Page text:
Since 2007, California has had one of the most aggressive incentive programs in the country for putting solar-electric panels on the rooftops of homes and businesses. Its $2.2 billion California Solar Initiative (CSI) has provided a per-watt rebate for installing residential and commercial photovoltaic systems.
During this period, the solar industry in the state has experienced double-digit growth and to date has installed more than 245,000 systems capable of producing 2,365 megawatts of electricity.
As a result, CSI has been widely touted as a major success. However, in a new study, computer scientists carefully crunched the numbers and the results suggests rebates are not the most effective approach.
Instead, they recommend a program to provide systems to low-income households at little or no cost would have done more to stimulate the adoption of rooftop solar systems.
“The problem with assessing the success of programs like CSI is that you need to compare them with what would have happened in the same world without the incentives,” says Yevgeniy Vorobeychik, a computer science professor at Vanderbilt University. “Of course, that is impossible, so you need to use techniques—like our data-driven agent-based modeling methodology—that analyze the data and make predictions on how it would behave under different circumstances.”
Vorobeychik and colleagues used CSI data on rooftop solar installations from May 2007 to April 2013 in San Diego County for their analysis. This included detailed information on 8,500 projects, including system size, reported cost, incentive amount, whether system was purchased or leased, installation date, location and acreage of the lot, and size of the home.
Modest Adoption Rates
Based on data from May 2007 to April 2011, the analysts used methods developed in the field of machine learning to create a model of the relative importance that two factors—economic benefit and peer influence—play on an individual’s decision to install a rooftop solar system.
In this case, they used the number of existing installations in an area as the measure of peer influence. Then they tested the accuracy of their model by predicting the pattern of adoption from May 2011 to April 2013.
To test the effectiveness of financial subsidies on the market, the researchers looked at a range of incentives from zero to eight times the actual the level. They were surprised to find very little difference in adoption rates between no subsidy and the actual subsidy. Increasing the subsidy rate did increase the number of adoptees but even at the highest level the effect was extremely modest.
“Despite the fact that policymakers have paid overwhelming attention to increasing the economic benefits by reducing costs to get people to adopt solar technology, our analysis indicates that this has much less effect than generally perceived,” says Vorobeychik. “That is what the data is telling us.”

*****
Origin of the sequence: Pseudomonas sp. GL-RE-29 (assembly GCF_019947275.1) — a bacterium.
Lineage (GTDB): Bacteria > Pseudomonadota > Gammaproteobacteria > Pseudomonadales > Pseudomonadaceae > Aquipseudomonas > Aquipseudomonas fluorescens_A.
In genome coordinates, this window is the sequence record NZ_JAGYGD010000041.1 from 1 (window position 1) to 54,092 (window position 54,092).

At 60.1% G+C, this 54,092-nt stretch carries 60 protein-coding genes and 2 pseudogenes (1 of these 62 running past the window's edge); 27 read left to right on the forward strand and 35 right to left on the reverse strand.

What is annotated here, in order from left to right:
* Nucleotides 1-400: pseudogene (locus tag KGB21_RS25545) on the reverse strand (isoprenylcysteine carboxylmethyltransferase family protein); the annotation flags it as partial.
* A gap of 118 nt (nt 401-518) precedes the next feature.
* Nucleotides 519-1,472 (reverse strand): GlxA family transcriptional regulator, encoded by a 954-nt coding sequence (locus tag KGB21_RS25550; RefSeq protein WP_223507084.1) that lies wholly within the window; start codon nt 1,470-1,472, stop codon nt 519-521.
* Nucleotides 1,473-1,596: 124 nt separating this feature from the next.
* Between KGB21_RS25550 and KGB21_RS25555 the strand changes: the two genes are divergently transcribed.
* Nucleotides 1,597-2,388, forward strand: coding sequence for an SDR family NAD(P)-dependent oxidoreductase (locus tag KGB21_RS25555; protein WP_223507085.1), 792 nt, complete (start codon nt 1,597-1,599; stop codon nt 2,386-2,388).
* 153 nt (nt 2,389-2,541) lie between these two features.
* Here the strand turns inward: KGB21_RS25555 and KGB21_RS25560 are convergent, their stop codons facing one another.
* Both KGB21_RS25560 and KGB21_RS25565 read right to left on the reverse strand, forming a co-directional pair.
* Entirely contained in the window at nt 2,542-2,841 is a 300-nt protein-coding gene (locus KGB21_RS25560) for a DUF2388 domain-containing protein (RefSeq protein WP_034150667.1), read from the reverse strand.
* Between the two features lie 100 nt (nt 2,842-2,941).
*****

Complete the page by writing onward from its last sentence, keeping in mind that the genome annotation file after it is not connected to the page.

Buying Vs. Leasing
One of the factors that reduced the impact of the incentive program, they found, was the increasing prevalence of leasing. When the program started, homeowners were buying virtually all of the systems so they were receiving the rebates.
In recent years, however, the installers began offering attractive leasing packages that have become increasingly popular. When systems are leased, however, it is the installers who receive the rebates and, according to the data, they have not been passing the incentive along to the homeowners.
Since the financial incentives had such a limited effect, the researchers decided to see if they could design a more effective subsidy scheme based on peer influence: the fact that the larger the number of solar installations in a person’s neighborhood the more likely they are to decide to install a system.
Why Peer Influence Matters
To do so, Vorobeychik and his colleagues explored the impact of scaling up a small existing CSI program that gives solar systems to low-income families for little or no cost. They determined that an optimal program of this type could result in significantly greater adoption compared to the incentive approach. In addition, they found that its relative advantage increased at higher budget levels.
The finding is consistent with the academic literature that provides strong evidence of the importance of peer influence.
“But there has not been as much attention paid to peer effects at the policy level, perhaps because policy makers are used to the idea of stimulating markets by offering subsidies and because there is less understanding about how to leverage peer influence,” Vorobeychik says.
In the past, people have used traditional econometric techniques to evaluate programs of this kind. The issue with such traditional analysis is that it does not take into account the complex ways in which the individual decisions made by a diverse cast of characters interact.
As a result, the associated models cannot easily be used to evaluate policies that leverage individual diversity (such as giving systems away to low-income households).
According to the computer scientist, that is where data-driven agent-based modeling has an advantage. It is a relatively new technique made possible by recent increases in computer power and the growing availability of large amounts of digital data that has become the favored approach in studying emergent behaviors that arise from the actions of large numbers of agents in social and economic contexts.
The US Department of Energy supported the project, which involved researchers at Vanderbilt and Sandia National Laboratories. They described the results in the Proceedings of the 14th International Conference on Autonomous Agents and Multiagent Systems scheduled for publication in May.